Uncle Zenos

My uncle, Zenos Hawkinson (1925-1997) was named after his Father’s beloved professor of Biblical Theology, Andrew Zenos. The name “Zenos” means stranger in greek. For the first 18 years of my life he lived down the alley in the beautiful house near the Sweden Shop. He taught history for 34 years at North Park University, and though I didn’t matriculate there, others have told me they would attend his lectures even if not in the class, because of how history came to life in his cadences. He was my father’s older brother by five years. I’m told when he was young he could hit a softball a mile, and once found himself expelled from the very institution he would give his life’s work to.

He sat with Navy comrades aboard the USS Missouri in Tokyo bay when World War II came to its end. He was earthy and poetic, carried with him a certain delicious melancholy, and lived with faith and love. He made delicious fermented root beer in his basement, smoked his pipe to beat the band, and loved to sail. He was deeply involved in the urban development on the north side of the city.

I miss him so, with so many others who if they were still with us would be our wise sages through the challenges of life.

In the winter of 1978, before talking to the Covenant ministerium, during some challenging days in the church — when aren’t they!– here is how he prayed. It’s a fine prayer for these days:

Our Father, we give you glad thanks for this unbelievable, imperishable, unmerited fellowship. Help us to continue to enjoy each other as we pasture in your meadows, in places that have been made available to us through your grace, because you love us– not because we earned it, but because you love us, because you are who you are. And help us thus to love each other even when we disagree, even when we see things differently, but understanding that we are sheep of the same Shepherd, even our Lord Jesus Christ. Help that whatever is said or understood among us may suffer the winnowing of your good sense, that what is good seed may fall into good ground, and what is nonsense may dry up quickly, blow away, and be forgotten. For we pray in Jesus’ name. Amen.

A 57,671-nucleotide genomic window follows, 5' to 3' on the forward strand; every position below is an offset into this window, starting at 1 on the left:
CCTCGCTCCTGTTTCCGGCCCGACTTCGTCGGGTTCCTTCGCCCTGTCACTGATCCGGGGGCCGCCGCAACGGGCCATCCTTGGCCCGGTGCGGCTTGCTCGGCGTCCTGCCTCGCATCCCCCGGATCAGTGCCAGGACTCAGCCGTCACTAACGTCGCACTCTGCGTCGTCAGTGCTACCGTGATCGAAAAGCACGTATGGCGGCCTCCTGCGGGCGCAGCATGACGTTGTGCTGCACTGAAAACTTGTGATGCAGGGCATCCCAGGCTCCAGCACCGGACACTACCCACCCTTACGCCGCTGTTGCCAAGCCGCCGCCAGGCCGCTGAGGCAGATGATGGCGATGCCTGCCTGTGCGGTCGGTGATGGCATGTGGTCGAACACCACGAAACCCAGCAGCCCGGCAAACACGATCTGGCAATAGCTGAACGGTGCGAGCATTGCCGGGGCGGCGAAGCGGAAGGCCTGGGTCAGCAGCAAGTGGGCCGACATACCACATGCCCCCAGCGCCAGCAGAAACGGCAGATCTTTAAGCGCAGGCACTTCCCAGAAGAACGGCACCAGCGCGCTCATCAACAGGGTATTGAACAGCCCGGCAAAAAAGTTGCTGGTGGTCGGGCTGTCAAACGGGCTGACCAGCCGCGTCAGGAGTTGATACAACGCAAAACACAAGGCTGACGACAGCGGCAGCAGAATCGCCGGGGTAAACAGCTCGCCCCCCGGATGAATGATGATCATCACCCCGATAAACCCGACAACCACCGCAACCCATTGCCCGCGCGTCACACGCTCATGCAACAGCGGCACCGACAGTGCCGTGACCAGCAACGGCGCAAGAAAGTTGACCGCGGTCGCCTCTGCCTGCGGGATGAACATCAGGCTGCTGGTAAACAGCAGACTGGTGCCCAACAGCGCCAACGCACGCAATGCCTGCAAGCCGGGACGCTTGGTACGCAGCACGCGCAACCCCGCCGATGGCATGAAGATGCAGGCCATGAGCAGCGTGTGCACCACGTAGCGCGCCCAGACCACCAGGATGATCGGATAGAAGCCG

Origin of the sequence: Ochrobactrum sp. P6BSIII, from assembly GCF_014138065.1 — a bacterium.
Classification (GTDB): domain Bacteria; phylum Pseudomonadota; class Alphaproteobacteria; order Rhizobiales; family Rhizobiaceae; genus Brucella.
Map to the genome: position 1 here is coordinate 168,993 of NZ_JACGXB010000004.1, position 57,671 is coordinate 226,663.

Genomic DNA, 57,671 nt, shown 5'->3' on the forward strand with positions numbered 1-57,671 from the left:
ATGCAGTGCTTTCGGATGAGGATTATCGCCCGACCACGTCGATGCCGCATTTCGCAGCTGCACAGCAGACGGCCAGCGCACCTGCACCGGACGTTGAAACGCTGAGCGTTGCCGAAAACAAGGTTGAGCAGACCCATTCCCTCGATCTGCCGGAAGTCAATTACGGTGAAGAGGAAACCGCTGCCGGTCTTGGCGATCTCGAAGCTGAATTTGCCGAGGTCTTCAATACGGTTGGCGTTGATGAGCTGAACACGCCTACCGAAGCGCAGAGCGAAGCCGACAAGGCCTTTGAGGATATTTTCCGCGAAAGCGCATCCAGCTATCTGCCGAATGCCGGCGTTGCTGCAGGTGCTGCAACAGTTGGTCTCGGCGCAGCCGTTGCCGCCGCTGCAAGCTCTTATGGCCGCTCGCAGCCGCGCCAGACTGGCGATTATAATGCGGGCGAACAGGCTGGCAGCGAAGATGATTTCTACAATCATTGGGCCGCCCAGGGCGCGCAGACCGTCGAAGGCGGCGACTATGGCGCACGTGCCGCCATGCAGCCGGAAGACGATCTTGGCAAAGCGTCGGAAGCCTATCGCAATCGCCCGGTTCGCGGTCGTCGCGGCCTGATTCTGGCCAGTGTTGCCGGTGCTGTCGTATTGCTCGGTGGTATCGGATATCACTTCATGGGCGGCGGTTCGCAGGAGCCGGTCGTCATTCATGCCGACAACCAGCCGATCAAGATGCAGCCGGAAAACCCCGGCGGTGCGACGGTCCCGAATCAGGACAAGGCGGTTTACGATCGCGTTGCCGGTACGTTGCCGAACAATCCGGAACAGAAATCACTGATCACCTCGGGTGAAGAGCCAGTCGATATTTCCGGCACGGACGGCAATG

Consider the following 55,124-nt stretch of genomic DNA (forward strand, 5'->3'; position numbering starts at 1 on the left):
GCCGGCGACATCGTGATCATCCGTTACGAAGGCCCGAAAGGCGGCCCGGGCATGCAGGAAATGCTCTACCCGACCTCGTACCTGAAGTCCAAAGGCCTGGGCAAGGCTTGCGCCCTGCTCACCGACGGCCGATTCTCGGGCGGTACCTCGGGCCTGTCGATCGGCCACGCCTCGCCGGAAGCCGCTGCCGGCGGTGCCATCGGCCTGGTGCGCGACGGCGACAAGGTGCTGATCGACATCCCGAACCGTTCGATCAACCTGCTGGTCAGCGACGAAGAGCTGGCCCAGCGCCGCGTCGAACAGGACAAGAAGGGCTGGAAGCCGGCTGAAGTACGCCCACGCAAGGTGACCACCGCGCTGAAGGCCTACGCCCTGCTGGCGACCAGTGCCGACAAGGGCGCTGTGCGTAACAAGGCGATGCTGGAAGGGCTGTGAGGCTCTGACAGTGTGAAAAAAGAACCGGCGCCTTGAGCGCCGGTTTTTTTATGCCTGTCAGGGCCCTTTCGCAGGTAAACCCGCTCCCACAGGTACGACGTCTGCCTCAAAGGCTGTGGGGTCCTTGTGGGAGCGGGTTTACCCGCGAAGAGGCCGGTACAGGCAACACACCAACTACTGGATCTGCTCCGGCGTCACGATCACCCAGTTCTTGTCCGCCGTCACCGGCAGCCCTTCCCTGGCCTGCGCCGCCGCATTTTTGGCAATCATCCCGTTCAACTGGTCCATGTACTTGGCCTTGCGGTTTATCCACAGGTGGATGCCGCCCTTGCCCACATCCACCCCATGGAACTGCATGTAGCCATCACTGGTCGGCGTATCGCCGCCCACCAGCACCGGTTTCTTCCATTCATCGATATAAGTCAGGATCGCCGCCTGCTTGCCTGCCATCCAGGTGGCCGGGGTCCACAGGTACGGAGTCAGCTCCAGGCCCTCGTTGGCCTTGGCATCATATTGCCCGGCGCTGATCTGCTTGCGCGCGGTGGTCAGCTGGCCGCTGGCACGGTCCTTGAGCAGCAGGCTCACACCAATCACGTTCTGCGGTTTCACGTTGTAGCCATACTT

Amen. May it be so.

Peter Hawkinson

One thought on “Uncle Zenos

  1. Thank you, Pete, for this marvelous reminder of Zenos and his impact on so many our lives. His prayer is poignant and certainly as powerful today as it was then. I miss these pillars of our faith so dearly… and that certainly includes your dad and grandfather! Keep these pieces coming!


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